Forks can serve useful purposes for projects and communities. They can also divide and damage projects and communities. They are neither inherently good nor bad.
They’re a natural protection mechanism built into Open Source projects. An escape hatch of sorts. They can be invoked by the community with abandoned projects, threats of proprietary lockdown or power grabs, hampered development cycles, or substantial difference of opinion with regards to future roadmaps. These are all valid reasons for a community to consider using a fork.
I do not, however, agree with forks that are launched without the leaders of the proposed fork having first engaging with the leaders of project they intend to fork. Relationships can run into big problems when there are communication breakdowns and misunderstanding. The only way to determine whether or not a fork is truly necessary is to first communicate one’s intentions and plans with the other. After that, if a fork is still deemed to be required, proceed with your plans.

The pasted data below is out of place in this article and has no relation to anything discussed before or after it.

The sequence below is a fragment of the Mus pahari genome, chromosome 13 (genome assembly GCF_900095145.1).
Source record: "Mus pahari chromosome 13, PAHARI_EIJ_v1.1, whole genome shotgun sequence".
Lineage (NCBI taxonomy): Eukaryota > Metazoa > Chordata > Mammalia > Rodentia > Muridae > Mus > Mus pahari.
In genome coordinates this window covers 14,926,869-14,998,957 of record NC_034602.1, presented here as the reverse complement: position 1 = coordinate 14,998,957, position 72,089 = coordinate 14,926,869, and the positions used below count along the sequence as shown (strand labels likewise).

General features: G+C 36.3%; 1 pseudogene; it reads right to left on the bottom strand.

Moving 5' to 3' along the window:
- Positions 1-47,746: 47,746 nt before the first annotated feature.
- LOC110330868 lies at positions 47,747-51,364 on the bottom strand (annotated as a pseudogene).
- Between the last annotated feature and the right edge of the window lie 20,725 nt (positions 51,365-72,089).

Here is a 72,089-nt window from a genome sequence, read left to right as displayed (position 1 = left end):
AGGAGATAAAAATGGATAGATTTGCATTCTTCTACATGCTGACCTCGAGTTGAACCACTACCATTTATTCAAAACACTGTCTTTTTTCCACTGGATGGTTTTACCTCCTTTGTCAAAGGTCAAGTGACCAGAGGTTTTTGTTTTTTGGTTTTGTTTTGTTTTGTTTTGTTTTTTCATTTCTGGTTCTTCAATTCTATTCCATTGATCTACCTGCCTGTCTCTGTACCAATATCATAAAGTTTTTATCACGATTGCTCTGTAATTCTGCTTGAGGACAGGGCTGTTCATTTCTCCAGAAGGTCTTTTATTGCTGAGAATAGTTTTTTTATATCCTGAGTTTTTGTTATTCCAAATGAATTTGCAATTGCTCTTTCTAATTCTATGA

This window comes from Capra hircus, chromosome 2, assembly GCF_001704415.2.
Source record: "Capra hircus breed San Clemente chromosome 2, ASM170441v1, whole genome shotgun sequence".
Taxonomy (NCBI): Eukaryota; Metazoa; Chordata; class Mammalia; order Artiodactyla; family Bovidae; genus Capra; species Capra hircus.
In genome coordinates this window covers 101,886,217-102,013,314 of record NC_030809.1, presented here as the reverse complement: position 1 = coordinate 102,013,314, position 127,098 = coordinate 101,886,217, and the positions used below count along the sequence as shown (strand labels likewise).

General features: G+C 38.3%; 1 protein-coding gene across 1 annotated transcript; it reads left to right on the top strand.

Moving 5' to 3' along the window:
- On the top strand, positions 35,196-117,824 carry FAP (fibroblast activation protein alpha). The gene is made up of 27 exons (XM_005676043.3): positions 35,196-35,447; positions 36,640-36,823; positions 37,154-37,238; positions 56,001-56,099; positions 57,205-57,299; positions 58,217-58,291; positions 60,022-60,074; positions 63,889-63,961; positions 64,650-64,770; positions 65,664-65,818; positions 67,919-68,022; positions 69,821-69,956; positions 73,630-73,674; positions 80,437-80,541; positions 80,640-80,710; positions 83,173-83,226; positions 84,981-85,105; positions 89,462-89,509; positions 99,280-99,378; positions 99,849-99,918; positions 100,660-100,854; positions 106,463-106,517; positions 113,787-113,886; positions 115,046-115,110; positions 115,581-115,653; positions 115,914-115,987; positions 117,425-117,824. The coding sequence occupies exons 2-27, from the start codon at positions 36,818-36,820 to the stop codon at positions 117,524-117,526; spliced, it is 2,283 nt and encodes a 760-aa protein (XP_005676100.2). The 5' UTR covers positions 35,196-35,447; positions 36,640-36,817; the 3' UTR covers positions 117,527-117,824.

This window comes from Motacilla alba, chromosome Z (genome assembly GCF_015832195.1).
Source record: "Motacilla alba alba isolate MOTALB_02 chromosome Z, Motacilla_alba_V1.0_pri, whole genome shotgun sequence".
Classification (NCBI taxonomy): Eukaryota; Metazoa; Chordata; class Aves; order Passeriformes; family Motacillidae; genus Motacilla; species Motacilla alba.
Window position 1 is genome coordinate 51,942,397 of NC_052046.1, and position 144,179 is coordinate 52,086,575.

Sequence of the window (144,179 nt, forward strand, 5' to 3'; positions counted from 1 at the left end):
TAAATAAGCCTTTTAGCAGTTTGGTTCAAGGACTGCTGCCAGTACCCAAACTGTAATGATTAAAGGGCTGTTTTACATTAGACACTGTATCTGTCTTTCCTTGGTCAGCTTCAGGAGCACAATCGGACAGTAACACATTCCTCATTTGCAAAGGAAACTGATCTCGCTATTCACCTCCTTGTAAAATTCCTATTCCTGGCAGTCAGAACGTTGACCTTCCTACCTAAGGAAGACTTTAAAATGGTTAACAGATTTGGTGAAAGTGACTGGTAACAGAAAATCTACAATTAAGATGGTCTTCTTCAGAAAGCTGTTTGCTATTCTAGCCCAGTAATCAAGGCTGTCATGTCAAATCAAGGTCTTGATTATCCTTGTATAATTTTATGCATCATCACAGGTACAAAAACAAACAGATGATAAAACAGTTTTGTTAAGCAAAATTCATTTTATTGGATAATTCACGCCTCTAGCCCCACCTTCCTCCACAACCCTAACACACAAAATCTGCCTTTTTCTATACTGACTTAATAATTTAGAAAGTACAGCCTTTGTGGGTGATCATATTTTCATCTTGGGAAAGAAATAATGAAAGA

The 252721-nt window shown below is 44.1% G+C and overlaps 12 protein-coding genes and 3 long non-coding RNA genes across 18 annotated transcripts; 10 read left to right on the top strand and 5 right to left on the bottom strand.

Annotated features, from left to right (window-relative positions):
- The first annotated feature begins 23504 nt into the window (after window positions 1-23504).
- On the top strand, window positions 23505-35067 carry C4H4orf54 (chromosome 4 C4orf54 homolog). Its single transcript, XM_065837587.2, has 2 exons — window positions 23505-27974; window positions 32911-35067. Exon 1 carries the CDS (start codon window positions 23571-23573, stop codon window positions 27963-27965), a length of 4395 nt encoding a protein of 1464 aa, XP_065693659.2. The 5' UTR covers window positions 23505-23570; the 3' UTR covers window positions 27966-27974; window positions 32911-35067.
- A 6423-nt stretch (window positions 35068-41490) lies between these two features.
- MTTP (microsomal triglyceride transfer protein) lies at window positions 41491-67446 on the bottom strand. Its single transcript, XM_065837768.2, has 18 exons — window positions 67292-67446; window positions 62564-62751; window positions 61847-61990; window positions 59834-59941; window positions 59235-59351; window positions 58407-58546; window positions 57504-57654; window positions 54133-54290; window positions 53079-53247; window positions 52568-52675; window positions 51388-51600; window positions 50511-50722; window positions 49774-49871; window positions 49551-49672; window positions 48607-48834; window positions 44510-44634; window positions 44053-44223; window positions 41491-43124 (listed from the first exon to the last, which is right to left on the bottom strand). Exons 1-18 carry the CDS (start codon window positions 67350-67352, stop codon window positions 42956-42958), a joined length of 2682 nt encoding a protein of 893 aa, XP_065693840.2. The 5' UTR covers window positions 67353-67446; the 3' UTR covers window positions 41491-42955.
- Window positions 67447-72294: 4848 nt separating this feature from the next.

Realize though, that when you set out with the intention to use a fork, you are setting the table for things to come. Prepare to deal with the spoon and knife that accompany the fork. By that I mean you need to prepare to “eat your own dog food”, put your money where your mouth is, deliver what you promise, stick with your endeavor for the long run, and build and nurture your newly-formed community. You must be prepared for the cuts and wounds that the knife can create within both the old and the new communities, between developers, and between all the affected constituents.
Neither I, nor anyone else, can say for sure what long-term effect the Icinga fork will have on Nagios. I do, however, believe that misunderstandings and damaged relationships can be solved with better communication moving forward. It may cause Nagios development, innovation, and adoption to explode like never before. It may just be one of the best things to ever happen to Nagios.